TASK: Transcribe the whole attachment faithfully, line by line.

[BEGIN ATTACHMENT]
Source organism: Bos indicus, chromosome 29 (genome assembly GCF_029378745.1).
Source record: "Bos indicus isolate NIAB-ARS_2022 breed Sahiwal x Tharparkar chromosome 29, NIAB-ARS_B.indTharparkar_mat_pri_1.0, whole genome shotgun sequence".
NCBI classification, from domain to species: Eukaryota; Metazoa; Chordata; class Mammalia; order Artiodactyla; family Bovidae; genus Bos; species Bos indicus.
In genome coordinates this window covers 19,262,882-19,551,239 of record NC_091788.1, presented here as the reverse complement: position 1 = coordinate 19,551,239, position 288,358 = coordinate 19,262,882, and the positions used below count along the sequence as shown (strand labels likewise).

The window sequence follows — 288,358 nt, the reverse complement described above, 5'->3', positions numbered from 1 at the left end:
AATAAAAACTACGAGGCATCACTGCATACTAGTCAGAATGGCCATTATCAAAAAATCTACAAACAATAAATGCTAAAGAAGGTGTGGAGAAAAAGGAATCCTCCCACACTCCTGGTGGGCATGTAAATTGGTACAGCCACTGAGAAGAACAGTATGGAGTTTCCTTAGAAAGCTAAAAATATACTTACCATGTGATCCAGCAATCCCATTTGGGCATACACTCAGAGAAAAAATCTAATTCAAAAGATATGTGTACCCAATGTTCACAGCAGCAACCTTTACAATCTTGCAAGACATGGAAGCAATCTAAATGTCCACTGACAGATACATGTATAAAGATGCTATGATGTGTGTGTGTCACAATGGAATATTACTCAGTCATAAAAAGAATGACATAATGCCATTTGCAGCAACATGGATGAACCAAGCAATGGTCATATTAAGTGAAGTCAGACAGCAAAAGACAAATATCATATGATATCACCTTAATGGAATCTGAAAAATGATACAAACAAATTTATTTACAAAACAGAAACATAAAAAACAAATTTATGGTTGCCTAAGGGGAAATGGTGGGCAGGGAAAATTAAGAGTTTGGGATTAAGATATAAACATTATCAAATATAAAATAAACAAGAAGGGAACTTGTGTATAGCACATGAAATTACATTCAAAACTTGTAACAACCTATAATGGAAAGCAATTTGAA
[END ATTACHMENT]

Source organism: Bos indicus, chromosome 29 (genome assembly GCF_029378745.1).
Source record: "Bos indicus isolate NIAB-ARS_2022 breed Sahiwal x Tharparkar chromosome 29, NIAB-ARS_B.indTharparkar_mat_pri_1.0, whole genome shotgun sequence".
NCBI classification, from domain to species: Eukaryota; Metazoa; Chordata; class Mammalia; order Artiodactyla; family Bovidae; genus Bos; species Bos indicus.
In genome coordinates this window covers 19,262,882-19,551,239 of record NC_091788.1, presented here as the reverse complement: position 1 = coordinate 19,551,239, position 288,358 = coordinate 19,262,882, and the positions used below count along the sequence as shown (strand labels likewise).

The window sequence follows — 288,358 nt, the reverse complement described above, 5'->3', positions numbered from 1 at the left end:
AATAAAAACTACGAGGCATCACTGCATACTAGTCAGAATGGCCATTATCAAAAAATCTACAAACAATAAATGCTAAAGAAGGTGTGGAGAAAAAGGAATCCTCCCACACTCCTGGTGGGCATGTAAATTGGTACAGCCACTGAGAAGAACAGTATGGAGTTTCCTTAGAAAGCTAAAAATATACTTACCATGTGATCCAGCAATCCCATTTGGGCATACACTCAGAGAAAAAATCTAATTCAAAAGATATGTGTACCCAATGTTCACAGCAGCAACCTTTACAATCTTGCAAGACATGGAAGCAATCTAAATGTCCACTGACAGATACATGTATAAAGATGCTATGATGTGTGTGTGTCACAATGGAATATTACTCAGTCATAAAAAGAATGACATAATGCCATTTGCAGCAACATGGATGAACCAAGCAATGGTCATATTAAGTGAAGTCAGACAGCAAAAGACAAATATCATATGATATCACCTTAATGGAATCTGAAAAATGATACAAACAAATTTATTTACAAAACAGAAACATAAAAAACAAATTTATGGTTGCCTAAGGGGAAATGGTGGGCAGGGAAAATTAAGAGTTTGGGATTAAGATATAAACATTATCAAATATAAAATAAACAAGAAGGGAACTTGTGTATAGCACATGAAATTACATTCAAAACTTGTAACAACCTATAATGGAAAGCAATTTGAA